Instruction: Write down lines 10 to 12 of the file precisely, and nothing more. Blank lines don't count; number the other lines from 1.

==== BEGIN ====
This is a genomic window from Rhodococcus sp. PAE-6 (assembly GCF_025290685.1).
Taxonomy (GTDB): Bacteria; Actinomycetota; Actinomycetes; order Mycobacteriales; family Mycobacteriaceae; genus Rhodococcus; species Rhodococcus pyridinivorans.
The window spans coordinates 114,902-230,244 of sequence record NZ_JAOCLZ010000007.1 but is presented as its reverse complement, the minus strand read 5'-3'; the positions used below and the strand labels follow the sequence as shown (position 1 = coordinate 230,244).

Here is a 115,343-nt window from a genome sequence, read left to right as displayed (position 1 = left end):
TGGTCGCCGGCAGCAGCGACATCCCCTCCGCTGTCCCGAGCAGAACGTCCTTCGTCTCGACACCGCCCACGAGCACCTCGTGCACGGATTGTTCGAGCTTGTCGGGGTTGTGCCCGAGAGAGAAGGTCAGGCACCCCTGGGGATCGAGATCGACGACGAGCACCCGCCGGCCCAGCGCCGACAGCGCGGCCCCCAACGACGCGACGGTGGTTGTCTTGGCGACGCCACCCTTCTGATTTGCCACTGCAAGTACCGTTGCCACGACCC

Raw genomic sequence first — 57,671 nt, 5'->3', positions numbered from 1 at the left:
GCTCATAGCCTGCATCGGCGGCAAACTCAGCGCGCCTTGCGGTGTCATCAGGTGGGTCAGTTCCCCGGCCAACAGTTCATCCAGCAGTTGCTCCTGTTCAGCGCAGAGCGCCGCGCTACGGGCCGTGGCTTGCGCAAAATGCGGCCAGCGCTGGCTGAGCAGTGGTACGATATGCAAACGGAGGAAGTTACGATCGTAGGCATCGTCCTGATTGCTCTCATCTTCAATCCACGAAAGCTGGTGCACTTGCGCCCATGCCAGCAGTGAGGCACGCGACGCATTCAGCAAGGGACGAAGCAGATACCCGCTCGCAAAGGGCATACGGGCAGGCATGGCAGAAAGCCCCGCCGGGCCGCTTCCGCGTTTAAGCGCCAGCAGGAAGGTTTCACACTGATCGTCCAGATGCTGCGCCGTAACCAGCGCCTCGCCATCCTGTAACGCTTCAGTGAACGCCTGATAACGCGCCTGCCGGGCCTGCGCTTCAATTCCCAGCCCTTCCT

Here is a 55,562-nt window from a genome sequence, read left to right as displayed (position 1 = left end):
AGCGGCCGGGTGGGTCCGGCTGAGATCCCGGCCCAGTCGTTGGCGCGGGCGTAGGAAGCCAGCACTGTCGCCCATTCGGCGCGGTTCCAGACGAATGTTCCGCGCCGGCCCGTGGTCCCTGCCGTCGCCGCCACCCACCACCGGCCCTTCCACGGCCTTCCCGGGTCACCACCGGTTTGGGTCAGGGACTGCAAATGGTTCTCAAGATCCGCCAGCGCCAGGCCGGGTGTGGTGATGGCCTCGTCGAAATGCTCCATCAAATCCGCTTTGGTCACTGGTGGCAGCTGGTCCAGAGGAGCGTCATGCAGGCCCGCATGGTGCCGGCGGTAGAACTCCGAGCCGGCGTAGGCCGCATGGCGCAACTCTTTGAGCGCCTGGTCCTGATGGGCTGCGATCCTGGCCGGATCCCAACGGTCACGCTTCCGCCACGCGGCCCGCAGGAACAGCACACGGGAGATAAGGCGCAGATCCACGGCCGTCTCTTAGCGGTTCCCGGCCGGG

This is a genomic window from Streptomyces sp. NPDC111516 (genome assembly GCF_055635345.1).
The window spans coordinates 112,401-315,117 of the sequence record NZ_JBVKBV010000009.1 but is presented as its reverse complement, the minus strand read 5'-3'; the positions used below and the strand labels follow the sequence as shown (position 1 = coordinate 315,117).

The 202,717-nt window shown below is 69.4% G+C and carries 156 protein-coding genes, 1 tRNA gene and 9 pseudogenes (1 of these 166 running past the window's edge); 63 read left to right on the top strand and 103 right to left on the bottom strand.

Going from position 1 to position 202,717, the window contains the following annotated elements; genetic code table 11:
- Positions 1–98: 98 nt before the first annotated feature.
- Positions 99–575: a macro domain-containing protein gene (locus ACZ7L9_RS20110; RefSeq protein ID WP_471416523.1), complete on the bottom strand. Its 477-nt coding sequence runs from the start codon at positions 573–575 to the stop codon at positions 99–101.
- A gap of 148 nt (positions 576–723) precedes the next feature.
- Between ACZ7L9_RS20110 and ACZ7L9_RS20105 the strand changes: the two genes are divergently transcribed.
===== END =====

This is a genomic window from Streptomyces sp. NPDC111516 (genome assembly GCF_055635345.1).
The window spans coordinates 112,401-315,117 of the sequence record NZ_JBVKBV010000009.1 but is presented as its reverse complement, the minus strand read 5'-3'; the positions used below and the strand labels follow the sequence as shown (position 1 = coordinate 315,117).

The 202,717-nt window shown below is 69.4% G+C and carries 156 protein-coding genes, 1 tRNA gene and 9 pseudogenes (1 of these 166 running past the window's edge); 63 read left to right on the top strand and 103 right to left on the bottom strand.